A seed contains all the genetic characteristics of a plant. The genetic code contained within a plant dictates whether it is regular, feminized, auto-flowering, or auto-flowering feminized. Seeds are the result of sexual propagation, and contain genes from each parent, male and female.* Some (inter-sex) plants, known as hermaphrodites, bear both male and female flowers on the same plant. The genes within a seed also dictate a plant’s size; disease- and pest resistance; root, stem, leaf, and flower production; cannabinoid levels; and many other traits. The genetic makeup of a seed is the single most important factor dictating how well a plant will grow under artificial light or natural sunlight and the levels of cannabinoids it will produce. *See chapter 25, Breeding, for deviations from the above rule (i.e., in relation to inter-sex plants).
The genetic makeup of a seed is the single most important factor dictating how well a plant will grow under natural or artificial sunlight and the levels of cannabinoids it will produce.
All seeds have the same basic requirements for germination and seedling growth. Strong healthy parents, proper breeding practices, and excellent care will yield strong seeds that germinate well. Strong seeds produce healthy plants and heavy harvests. Seeds stored under ad- verse conditions (hot, cold, or humid) or stored too long will germinate slowly and have a high rate of failure. Vigorous seeds initiate growth within a day or two. Some seeds take longer to germinate. Seeds that take longer than a month to germinate might always be slow and less productive.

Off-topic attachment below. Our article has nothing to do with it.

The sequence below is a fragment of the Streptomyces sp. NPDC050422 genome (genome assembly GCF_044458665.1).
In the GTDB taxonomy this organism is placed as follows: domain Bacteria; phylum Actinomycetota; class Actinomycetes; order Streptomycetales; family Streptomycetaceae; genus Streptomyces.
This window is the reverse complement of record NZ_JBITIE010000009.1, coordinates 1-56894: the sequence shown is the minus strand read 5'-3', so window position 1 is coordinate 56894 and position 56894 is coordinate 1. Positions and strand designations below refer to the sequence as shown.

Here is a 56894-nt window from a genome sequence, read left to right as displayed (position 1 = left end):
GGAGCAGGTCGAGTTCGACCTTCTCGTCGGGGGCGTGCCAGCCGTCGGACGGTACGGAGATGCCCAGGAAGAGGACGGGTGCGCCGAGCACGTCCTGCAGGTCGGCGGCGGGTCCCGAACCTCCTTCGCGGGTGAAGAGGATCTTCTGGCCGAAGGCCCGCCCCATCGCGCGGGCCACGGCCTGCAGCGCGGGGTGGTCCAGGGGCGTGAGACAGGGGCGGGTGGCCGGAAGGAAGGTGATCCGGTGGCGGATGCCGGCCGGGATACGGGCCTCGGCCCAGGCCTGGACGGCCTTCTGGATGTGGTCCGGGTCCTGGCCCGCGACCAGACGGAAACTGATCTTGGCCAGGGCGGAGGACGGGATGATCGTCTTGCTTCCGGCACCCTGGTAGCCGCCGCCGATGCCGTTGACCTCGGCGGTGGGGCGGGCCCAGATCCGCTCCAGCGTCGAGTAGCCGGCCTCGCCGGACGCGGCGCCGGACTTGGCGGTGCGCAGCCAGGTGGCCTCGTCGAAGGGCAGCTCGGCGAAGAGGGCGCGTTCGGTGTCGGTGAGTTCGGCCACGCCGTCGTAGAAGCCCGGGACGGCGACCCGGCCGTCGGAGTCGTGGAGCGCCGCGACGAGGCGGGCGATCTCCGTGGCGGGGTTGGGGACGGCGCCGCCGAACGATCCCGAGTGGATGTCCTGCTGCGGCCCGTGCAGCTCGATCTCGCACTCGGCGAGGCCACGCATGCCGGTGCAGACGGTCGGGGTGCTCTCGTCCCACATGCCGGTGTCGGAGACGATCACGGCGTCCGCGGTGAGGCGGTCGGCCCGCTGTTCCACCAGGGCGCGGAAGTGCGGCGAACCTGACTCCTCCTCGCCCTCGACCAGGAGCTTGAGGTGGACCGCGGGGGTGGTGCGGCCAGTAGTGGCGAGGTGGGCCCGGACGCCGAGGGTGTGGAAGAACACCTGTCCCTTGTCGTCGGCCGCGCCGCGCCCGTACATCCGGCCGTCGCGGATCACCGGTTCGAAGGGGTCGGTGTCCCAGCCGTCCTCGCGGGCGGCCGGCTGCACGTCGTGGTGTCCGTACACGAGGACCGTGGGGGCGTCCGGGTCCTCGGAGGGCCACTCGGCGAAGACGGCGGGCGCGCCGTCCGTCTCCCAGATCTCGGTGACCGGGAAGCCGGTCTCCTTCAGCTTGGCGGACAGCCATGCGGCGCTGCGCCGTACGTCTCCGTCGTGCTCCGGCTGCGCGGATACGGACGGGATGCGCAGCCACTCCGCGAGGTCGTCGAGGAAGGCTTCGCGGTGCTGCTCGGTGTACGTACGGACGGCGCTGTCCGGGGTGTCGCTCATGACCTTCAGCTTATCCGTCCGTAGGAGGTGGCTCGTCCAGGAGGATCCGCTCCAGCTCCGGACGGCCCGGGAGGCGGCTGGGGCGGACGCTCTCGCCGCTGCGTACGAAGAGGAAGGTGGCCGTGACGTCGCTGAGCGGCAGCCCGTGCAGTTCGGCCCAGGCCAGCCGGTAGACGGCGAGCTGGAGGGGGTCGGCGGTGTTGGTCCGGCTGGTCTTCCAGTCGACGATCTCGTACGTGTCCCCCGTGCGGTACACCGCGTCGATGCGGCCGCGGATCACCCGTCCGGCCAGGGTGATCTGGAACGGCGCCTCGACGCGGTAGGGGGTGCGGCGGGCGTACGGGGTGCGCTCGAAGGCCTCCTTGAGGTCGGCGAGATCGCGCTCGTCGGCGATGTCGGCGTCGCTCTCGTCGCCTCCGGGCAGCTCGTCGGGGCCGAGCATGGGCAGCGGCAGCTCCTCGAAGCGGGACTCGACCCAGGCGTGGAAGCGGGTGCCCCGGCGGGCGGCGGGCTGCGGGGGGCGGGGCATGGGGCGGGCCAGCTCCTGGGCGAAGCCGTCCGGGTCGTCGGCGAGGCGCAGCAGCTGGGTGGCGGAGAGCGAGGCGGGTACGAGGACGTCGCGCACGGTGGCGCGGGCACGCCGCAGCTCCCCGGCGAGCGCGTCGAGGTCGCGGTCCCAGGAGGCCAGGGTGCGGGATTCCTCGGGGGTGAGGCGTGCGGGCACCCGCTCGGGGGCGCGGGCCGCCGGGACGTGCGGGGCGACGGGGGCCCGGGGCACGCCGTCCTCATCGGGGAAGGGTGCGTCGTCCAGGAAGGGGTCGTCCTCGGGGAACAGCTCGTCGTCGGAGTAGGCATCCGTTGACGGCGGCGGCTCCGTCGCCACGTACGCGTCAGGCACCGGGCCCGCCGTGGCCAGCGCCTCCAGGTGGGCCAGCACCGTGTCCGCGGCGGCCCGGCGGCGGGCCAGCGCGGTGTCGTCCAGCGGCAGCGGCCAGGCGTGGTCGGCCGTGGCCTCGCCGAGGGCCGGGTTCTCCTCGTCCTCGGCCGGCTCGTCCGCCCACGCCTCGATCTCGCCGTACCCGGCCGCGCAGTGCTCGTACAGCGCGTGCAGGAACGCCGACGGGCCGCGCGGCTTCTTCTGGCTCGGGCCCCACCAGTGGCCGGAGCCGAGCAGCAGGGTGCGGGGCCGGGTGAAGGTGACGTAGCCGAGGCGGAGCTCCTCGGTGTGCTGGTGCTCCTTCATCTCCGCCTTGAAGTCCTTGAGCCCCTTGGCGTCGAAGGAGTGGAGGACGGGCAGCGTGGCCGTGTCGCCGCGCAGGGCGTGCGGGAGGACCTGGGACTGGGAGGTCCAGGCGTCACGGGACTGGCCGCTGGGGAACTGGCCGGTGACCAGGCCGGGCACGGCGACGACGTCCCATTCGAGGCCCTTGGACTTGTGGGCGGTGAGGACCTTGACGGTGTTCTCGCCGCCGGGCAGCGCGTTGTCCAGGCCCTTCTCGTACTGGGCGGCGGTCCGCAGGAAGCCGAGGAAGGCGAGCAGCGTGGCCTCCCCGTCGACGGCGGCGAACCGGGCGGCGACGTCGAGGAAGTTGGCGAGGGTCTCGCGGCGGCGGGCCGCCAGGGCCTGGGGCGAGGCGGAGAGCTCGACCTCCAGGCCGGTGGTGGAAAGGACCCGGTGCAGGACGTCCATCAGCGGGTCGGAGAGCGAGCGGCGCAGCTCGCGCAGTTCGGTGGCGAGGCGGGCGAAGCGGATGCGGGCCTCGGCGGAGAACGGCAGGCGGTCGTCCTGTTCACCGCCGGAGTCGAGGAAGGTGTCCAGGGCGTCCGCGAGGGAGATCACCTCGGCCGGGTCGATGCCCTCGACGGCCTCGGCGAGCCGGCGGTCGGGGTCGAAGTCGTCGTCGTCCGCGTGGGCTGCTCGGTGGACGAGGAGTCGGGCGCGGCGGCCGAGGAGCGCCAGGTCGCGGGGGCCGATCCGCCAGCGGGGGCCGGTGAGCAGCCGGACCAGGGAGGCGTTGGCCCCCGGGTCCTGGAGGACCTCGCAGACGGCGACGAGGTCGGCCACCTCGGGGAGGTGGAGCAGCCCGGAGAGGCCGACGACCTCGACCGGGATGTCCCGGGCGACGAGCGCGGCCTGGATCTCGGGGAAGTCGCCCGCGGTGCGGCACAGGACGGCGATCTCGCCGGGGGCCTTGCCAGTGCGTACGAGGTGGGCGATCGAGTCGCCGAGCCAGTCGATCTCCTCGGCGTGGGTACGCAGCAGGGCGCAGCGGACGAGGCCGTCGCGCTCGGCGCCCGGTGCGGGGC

The cask, or protective outer shell, on some seeds never properly seals, which allows moisture and air to penetrate. It also causes hormone concentrations to dissipate and make seeds less viable. Permeable seeds invite diseases and pests to move in. Such seeds are white, immature, fragile, and crush easily with slight pressure between finger and thumb. These are weak seeds that do not have enough strength to germinate and grow well.
A simple view of a seed exposes an embryo containing genes and a supply of food wrapped in a protective outer coating. Seeds range in size from small dark ones from tropical climates to huge seeds bred for hemp oil extraction. Mature seeds that are hard, beige to dark brown, and spotted or mottled have the highest germination rate. Soft, pale, or green seeds are usually immature and should be avoided. Immature seeds germinate poorly and often produce sickly plants. Healthy, fresh, dry, mature seeds less than a year old sprout quickly and grow robust plants.